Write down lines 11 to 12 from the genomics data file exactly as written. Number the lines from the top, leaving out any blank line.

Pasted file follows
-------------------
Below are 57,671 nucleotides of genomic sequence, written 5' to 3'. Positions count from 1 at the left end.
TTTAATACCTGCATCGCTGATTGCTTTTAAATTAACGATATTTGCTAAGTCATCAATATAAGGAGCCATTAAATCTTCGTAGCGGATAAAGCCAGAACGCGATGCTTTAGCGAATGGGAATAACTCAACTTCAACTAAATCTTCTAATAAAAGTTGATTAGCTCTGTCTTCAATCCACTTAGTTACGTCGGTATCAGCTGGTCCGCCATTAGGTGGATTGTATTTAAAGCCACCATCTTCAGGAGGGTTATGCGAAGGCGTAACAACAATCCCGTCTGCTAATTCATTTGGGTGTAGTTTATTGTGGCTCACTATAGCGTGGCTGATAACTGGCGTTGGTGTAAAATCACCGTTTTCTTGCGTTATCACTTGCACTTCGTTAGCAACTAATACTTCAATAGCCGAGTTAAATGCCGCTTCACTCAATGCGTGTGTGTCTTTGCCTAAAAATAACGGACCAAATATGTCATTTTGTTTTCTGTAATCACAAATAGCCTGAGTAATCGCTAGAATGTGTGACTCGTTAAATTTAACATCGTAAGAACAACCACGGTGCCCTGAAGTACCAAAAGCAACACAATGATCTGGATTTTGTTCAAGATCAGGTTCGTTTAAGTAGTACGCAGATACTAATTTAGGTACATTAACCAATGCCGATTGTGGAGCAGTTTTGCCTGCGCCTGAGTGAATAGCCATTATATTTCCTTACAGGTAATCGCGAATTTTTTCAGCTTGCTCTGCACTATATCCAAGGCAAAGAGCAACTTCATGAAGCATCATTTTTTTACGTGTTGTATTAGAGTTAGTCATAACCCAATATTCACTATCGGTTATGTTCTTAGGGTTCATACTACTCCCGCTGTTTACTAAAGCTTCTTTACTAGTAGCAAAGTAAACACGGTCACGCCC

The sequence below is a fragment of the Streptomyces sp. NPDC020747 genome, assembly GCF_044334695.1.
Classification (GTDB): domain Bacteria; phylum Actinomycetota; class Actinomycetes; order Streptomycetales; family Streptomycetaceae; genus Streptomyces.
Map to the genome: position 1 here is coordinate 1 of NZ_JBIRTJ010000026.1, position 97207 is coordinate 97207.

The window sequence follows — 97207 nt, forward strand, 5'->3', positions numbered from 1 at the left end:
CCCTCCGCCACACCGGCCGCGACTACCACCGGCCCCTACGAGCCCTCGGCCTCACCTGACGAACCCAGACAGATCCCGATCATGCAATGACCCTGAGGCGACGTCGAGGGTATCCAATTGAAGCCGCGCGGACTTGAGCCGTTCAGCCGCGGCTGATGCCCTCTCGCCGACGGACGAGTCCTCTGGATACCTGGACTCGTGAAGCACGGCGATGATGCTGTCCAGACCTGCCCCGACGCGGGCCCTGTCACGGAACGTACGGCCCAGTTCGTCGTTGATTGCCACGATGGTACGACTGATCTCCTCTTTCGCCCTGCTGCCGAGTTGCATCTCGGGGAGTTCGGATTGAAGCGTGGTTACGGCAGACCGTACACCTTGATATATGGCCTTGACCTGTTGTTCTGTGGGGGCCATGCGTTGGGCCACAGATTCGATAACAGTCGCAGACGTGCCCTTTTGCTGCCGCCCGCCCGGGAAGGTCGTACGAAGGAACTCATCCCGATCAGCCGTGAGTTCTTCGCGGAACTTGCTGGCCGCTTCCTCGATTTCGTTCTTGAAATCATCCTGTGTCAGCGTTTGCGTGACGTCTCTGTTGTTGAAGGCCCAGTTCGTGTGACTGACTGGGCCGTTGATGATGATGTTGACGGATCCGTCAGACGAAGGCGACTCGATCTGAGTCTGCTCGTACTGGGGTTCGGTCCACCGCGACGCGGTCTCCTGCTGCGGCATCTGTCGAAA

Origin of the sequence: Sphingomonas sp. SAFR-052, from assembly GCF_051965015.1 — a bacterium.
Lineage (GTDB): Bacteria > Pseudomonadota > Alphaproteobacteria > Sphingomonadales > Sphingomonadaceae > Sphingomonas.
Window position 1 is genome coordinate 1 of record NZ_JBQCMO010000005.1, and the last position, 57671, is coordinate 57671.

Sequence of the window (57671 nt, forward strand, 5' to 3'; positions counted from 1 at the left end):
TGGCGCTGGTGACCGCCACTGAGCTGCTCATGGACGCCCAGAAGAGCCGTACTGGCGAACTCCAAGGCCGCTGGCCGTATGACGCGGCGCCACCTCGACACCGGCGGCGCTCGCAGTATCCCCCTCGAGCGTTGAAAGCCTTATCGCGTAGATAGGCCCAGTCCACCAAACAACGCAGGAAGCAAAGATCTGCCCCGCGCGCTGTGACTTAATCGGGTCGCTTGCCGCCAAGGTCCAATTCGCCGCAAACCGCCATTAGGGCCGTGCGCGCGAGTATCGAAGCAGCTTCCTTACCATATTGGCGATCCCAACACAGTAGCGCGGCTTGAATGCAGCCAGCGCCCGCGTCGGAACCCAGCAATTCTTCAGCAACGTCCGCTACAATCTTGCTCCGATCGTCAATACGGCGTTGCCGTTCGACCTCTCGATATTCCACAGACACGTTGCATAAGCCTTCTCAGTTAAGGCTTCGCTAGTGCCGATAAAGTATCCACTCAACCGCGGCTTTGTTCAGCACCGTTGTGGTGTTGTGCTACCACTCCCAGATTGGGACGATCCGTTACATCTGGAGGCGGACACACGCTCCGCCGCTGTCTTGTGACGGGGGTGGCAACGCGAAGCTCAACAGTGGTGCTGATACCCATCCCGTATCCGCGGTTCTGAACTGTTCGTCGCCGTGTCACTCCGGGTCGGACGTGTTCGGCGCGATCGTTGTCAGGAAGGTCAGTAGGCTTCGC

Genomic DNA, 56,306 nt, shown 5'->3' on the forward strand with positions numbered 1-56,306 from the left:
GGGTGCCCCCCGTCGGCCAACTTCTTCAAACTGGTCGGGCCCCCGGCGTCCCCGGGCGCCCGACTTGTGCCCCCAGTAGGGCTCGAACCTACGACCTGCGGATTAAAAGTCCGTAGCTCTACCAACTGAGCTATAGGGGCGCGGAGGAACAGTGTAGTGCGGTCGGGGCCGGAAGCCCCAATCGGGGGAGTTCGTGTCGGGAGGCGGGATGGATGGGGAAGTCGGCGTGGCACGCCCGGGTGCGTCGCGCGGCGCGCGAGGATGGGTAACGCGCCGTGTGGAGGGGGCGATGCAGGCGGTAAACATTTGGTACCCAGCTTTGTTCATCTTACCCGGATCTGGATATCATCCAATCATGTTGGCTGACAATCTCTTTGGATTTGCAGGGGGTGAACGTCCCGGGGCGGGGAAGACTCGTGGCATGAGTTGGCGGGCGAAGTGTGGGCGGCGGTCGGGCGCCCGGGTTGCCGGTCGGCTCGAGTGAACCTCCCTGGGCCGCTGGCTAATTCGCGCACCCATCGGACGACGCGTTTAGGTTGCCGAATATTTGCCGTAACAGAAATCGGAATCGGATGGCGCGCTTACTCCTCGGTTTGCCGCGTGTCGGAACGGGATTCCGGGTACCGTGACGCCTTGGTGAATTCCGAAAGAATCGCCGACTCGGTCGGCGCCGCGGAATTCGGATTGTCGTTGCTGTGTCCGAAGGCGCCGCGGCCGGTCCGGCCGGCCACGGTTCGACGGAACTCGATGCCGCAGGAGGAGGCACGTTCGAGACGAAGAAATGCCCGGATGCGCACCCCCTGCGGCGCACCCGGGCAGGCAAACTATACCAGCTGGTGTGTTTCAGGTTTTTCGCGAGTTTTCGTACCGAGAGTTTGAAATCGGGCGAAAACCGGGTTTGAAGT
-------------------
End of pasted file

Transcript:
Sequence of the window (57671 nt, forward strand, 5' to 3'; positions counted from 1 at the left end):
TGGCGCTGGTGACCGCCACTGAGCTGCTCATGGACGCCCAGAAGAGCCGTACTGGCGAACTCCAAGGCCGCTGGCCGTATGACGCGGCGCCACCTCGACACCGGCGGCGCTCGCAGTATCCCCCTCGAGCGTTGAAAGCCTTATCGCGTAGATAGGCCCAGTCCACCAAACAACGCAGGAAGCAAAGATCTGCCCCGCGCGCTGTGACTTAATCGGGTCGCTTGCCGCCAAGGTCCAATTCGCCGCAAACCGCCATTAGGGCCGTGCGCGCGAGTATCGAAGCAGCTTCCTTACCATATTGGCGATCCCAACACAGTAGCGCGGCTTGAATGCAGCCAGCGCCCGCGTCGGAACCCAGCAATTCTTCAGCAACGTCCGCTACAATCTTGCTCCGATCGTCAATACGGCGTTGCCGTTCGACCTCTCGATATTCCACAGACACGTTGCATAAGCCTTCTCAGTTAAGGCTTCGCTAGTGCCGATAAAGTATCCACTCAACCGCGGCTTTGTTCAGCACCGTTGTGGTGTTGTGCTACCACTCCCAGATTGGGACGATCCGTTACATCTGGAGGCGGACACACGCTCCGCCGCTGTCTTGTGACGGGGGTGGCAACGCGAAGCTCAACAGTGGTGCTGATACCCATCCCGTATCCGCGGTTCTGAACTGTTCGTCGCCGTGTCACTCCGGGTCGGACGTGTTCGGCGCGATCGTTGTCAGGAAGGTCAGTAGGCTTCGC